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Evans, Sir Arthur Johnlocked

  • J. L. Myres
  • , revised by A. M. Snodgrass

Sir Arthur John Evans (1851–1941)

by Sir William Blake Richmond, exh. RA 1907

Evans, Sir Arthur John (1851–1941), archaeologist, was born at Nash Mills, Hemel Hempstead, on 8 July 1851, the eldest of the three sons of the distinguished archaeologist and numismatist Sir John Evans (1823–1908), and his first wife, Harriet Ann (1823–1858), younger daughter of his maternal uncle John Dickinson, paper maker. Joan Evans was his much younger half-sister. Arthur resembled his father in features and tastes, and as early as 1866 accompanied him on his first visit to the Somme gravels, and himself found a ‘palaeolith’ in situ. He became a collector, a draughtsman, and a linguist; unusual short sight did not debar him from enjoyment of country life, and enabled him to detect minute details such as artists' signatures on Greek coins and gems.

From the preparatory school of C. A. Johns, a naturalist, at Chipperfield, Hertfordshire, Evans entered Harrow School, reaching the sixth form in 1867. He was placed fourth in the examination for leaving scholarships in April 1870, distinguishing himself in English literature, Greek and Latin verse, modern languages, and natural science, and by editing The Harrovian and a satirical Pen-Viper which was suppressed. He was already an ardent liberal, and a keen Slav partisan in Balkan politics. In October 1870 he entered Brasenose College, Oxford, and was placed in the first class in modern history in 1874.

A year's study at Göttingen was preceded and followed by adventures in Bosnia (1871), Herzegovina, Finland, and northern Scandinavia (1873–4), and in 1875 Evans sent to the Manchester Guardian letters republished in 1876 as Through Bosnia and the Herzegovina on Foot, during the Insurrection, August and September 1875; this was followed by Illyrian Letters (1878). In 1878 he married Margaret, eldest daughter of the historian Edward Augustus Freeman, an accomplished and devoted comrade until her death in 1893. At Ragusa he found in the Casa San Lazzaro a convenient centre for the study of language, antiquities, and customs, and spent six years there in all. During the Crivoscian insurrection of 1882 he was arrested and condemned to death by the Austrians, but was reprieved and expelled. His political ideal was a 'South Slavonic monarchy built out of Austria and the Balkans'; to this he recurred vigorously in 1914–16 and later he saw it temporarily realized. His archaeological studies in these years were published in Archaeologia, volumes 48 and 49 (1884, 1885), and summarized in his unpublished Ilchester lectures delivered at Oxford in 1884, and in his Rhind lectures given at Edinburgh in 1895. In Italy and Sicily he collected vases and coins, and wrote articles entitled 'The “Horsemen” of Tarentum' (Numismatic Chronicle, 9, 1889) and 'Syracusan “medallions” and their engravers' (ibid., 11, 1891).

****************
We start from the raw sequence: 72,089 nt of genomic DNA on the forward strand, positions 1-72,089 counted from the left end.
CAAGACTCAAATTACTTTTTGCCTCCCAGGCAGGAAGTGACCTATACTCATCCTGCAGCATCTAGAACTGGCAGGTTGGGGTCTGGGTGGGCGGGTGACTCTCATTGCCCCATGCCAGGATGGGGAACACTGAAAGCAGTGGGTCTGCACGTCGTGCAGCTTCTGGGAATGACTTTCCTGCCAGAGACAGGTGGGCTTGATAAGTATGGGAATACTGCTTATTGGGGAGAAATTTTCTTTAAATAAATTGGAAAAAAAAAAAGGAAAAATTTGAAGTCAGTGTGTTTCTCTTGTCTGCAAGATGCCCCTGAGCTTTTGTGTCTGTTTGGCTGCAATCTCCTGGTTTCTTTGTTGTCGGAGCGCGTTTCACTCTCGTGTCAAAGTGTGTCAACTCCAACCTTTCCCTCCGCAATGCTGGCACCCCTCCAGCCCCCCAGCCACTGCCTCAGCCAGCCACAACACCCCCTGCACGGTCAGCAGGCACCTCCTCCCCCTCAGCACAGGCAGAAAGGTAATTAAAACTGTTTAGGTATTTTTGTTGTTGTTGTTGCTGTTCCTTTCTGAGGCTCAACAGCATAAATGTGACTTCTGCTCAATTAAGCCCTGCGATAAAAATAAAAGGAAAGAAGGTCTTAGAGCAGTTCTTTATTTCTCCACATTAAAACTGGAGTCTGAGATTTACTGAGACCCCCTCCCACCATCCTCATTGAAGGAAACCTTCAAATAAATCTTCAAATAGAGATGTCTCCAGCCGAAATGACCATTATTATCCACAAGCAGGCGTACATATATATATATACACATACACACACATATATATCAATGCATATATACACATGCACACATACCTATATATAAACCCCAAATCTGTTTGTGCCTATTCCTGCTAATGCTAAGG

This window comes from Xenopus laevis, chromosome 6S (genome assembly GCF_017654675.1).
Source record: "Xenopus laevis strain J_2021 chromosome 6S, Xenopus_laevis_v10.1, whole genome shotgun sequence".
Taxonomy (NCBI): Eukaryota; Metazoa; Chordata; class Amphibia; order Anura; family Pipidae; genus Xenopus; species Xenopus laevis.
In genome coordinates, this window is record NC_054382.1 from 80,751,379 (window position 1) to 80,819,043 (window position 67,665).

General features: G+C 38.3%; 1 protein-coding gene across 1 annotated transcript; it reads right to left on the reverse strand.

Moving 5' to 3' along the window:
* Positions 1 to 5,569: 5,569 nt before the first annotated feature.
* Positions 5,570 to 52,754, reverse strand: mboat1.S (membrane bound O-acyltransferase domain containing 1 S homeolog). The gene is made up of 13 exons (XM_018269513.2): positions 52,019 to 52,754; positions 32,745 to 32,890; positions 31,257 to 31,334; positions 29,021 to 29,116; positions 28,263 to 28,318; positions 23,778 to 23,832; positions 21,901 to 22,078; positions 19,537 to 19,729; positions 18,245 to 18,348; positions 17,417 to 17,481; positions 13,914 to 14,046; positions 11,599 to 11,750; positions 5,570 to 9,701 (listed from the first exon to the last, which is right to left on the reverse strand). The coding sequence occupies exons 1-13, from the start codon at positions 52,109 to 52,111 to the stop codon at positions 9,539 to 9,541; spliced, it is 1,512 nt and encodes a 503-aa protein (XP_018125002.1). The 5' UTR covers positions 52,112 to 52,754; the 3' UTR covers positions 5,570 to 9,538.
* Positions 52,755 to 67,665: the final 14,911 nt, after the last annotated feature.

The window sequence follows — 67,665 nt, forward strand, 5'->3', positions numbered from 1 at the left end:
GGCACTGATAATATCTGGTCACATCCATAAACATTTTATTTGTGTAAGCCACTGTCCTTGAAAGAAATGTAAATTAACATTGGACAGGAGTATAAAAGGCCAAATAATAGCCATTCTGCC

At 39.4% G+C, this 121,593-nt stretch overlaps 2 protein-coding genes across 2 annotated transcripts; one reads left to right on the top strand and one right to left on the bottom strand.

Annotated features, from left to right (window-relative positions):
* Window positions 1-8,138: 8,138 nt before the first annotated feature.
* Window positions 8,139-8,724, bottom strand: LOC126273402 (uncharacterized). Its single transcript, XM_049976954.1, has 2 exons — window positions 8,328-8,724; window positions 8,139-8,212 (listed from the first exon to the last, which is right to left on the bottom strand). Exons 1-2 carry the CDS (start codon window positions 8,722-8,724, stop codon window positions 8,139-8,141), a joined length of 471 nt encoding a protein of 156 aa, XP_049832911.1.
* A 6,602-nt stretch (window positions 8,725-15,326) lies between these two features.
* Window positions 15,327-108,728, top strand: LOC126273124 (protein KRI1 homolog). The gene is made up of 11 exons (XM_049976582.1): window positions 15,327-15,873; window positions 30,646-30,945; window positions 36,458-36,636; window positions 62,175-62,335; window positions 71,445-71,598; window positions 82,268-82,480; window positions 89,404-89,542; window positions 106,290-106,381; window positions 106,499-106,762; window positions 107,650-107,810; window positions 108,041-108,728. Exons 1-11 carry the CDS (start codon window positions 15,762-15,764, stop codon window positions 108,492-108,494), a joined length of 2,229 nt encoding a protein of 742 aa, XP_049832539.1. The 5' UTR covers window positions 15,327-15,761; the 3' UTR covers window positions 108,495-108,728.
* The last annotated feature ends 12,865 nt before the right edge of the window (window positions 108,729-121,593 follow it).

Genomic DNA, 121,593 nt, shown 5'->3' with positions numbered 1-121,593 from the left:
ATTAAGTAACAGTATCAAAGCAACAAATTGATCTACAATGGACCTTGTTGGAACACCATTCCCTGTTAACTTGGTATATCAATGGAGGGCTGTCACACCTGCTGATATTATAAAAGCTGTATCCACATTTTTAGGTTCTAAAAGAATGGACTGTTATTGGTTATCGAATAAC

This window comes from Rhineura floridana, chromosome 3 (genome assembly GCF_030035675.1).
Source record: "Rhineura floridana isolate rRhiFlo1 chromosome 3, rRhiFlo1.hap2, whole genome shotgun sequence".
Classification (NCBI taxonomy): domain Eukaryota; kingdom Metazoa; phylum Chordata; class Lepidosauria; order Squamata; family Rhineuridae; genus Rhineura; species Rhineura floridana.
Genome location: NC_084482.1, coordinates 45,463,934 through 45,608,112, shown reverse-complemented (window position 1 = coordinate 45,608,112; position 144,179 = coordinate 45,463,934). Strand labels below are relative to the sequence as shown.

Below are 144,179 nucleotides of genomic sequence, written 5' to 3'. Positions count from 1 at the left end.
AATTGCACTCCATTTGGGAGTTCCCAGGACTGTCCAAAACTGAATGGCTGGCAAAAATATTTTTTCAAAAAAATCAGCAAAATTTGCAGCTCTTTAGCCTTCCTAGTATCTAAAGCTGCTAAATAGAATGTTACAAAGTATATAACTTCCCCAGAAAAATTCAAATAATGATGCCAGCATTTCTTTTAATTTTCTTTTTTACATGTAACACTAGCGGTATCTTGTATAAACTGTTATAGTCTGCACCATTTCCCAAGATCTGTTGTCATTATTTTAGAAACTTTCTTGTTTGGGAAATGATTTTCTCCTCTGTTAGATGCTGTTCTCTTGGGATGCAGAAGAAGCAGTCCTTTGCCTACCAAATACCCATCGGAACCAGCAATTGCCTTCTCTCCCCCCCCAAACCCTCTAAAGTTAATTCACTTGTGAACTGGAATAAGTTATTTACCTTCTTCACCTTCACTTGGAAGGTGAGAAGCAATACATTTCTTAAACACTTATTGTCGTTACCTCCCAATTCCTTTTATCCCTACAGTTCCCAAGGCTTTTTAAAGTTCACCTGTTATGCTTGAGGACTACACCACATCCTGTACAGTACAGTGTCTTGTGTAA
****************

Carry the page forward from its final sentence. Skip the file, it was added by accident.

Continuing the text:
With this wide experience and equipment Evans was in 1884 appointed keeper of the Ashmolean Museum at Oxford which had fallen into neglect and whose collection was overlapped by the classical sculpture and vases of the Randolph Gallery in Beaumont Street, where Sir W. M. Ramsay, the first occupant of the Lincoln and Merton chair of classical archaeology and art, was provided with a small space for a library and a cast collection. With the munificent help of C. D. E. Fortnum and Greville Chester the collections were removed in 1894 to a new building behind the Randolph, repeatedly enlarged and always overflowing, and in 1908, after many years of controversy and negotiation, the combined institutions were supplied with a single board of visitors.

The conditions of Ashmole's keepership prescribed travel and lectures, and Evans took full advantage of both. In 1890 he gave a summer course on British prehistoric antiquities, but he was not a popular lecturer, and most of his later discoveries were announced at meetings of the British Association. Meanwhile he excavated a Roman villa at Frilford, near Oxford, and in 1891 the late Celtic urnfield at Aylesford in Kent. In 1893 he acquired an estate called Youlbury, near Oxford, and created there an earthly paradise and a second home to three generations of friends.

In his Rhind lectures, Evans studied the highly controversial question of the influence of ancient oriental cultures on those of early Europe. As a young man he had been influenced by the work of Heinrich Schliemann at Troy, Mycenae, and Tiryns, by Wolfgang Helbig's Das homerische Epos (1884) with its Italian archaeology, and by Arthur Milchhoefer's Die Anfänge der Kunst in Griechenland (1883) inferring from the geographical distribution of certain engraved seal-stones that Crete had been a principal centre of ‘Mycenaean’ culture. In 1889 the Ashmolean acquired such a seal-stone from Greville Chester; Evans found others in Athens (1893) and in the Berlin Antiquarium. Such surface finds could be explored even in a malcontent province of Turkey. In 1893 came news of painted pottery in the Candia Museum from the Kamárais cave on Mount Ida, identical with ‘Aegean imports’ announced by Sir Flinders Petrie from Kahun, a twelfth dynasty site in the Fayyum. The same year Evans announced his clue to the existence of picture-writing in Greek lands, and in March 1894 he travelled in Crete, collecting from the peasant women many prehistoric seal-stones inscribed with pictorial signs. He copied a clay tablet (afterwards destroyed) with a linear inscription, and noted masons' marks on pre-Hellenic walls. These finds were announced to the British Association in August (Journal of Hellenic Studies, 14, 1894) and extended in subsequent years (ibid., 17, 1897). The general bearing of these discoveries was communicated to the British Association in 1896 (The Eastern Question in Anthropology) and their significance for Greek religion in 'Mycenaean tree and pillar cult' (Proceedings of the British Association, 1896; Journal of Hellenic Studies, 21, 1901). In 1897, when war was imminent between Greece and Turkey, he explored the ‘megalithic’ structures of Tripolitania, finding them to be Roman oil-presses.